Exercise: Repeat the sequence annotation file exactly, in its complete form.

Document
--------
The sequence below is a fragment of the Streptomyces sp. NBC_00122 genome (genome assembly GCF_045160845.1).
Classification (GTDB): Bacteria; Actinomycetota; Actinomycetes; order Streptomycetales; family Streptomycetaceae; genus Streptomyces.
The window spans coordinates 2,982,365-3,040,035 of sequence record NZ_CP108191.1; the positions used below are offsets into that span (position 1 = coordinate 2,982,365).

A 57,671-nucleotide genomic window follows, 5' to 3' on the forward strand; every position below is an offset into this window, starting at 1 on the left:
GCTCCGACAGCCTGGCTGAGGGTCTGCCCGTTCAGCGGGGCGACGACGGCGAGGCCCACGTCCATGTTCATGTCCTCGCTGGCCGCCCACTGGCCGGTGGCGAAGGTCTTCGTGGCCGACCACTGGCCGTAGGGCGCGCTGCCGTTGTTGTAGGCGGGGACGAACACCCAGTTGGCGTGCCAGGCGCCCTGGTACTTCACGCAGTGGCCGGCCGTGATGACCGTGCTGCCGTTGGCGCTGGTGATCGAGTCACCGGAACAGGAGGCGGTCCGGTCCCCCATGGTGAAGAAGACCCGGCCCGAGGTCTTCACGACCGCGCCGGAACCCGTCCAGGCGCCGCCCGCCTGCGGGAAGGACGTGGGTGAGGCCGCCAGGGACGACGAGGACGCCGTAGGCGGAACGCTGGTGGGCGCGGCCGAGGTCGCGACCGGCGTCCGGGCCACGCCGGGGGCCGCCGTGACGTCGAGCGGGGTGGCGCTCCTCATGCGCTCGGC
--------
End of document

The sequence below is a fragment of the Streptomyces sp. NBC_00122 genome (genome assembly GCF_045160845.1).
Classification (GTDB): Bacteria; Actinomycetota; Actinomycetes; order Streptomycetales; family Streptomycetaceae; genus Streptomyces.
The window spans coordinates 2,982,365-3,040,035 of sequence record NZ_CP108191.1; the positions used below are offsets into that span (position 1 = coordinate 2,982,365).

A 57,671-nucleotide genomic window follows, 5' to 3' on the forward strand; every position below is an offset into this window, starting at 1 on the left:
GCTCCGACAGCCTGGCTGAGGGTCTGCCCGTTCAGCGGGGCGACGACGGCGAGGCCCACGTCCATGTTCATGTCCTCGCTGGCCGCCCACTGGCCGGTGGCGAAGGTCTTCGTGGCCGACCACTGGCCGTAGGGCGCGCTGCCGTTGTTGTAGGCGGGGACGAACACCCAGTTGGCGTGCCAGGCGCCCTGGTACTTCACGCAGTGGCCGGCCGTGATGACCGTGCTGCCGTTGGCGCTGGTGATCGAGTCACCGGAACAGGAGGCGGTCCGGTCCCCCATGGTGAAGAAGACCCGGCCCGAGGTCTTCACGACCGCGCCGGAACCCGTCCAGGCGCCGCCCGCCTGCGGGAAGGACGTGGGTGAGGCCGCCAGGGACGACGAGGACGCCGTAGGCGGAACGCTGGTGGGCGCGGCCGAGGTCGCGACCGGCGTCCGGGCCACGCCGGGGGCCGCCGTGACGTCGAGCGGGGTGGCGCTCCTCATGCGCTCGGC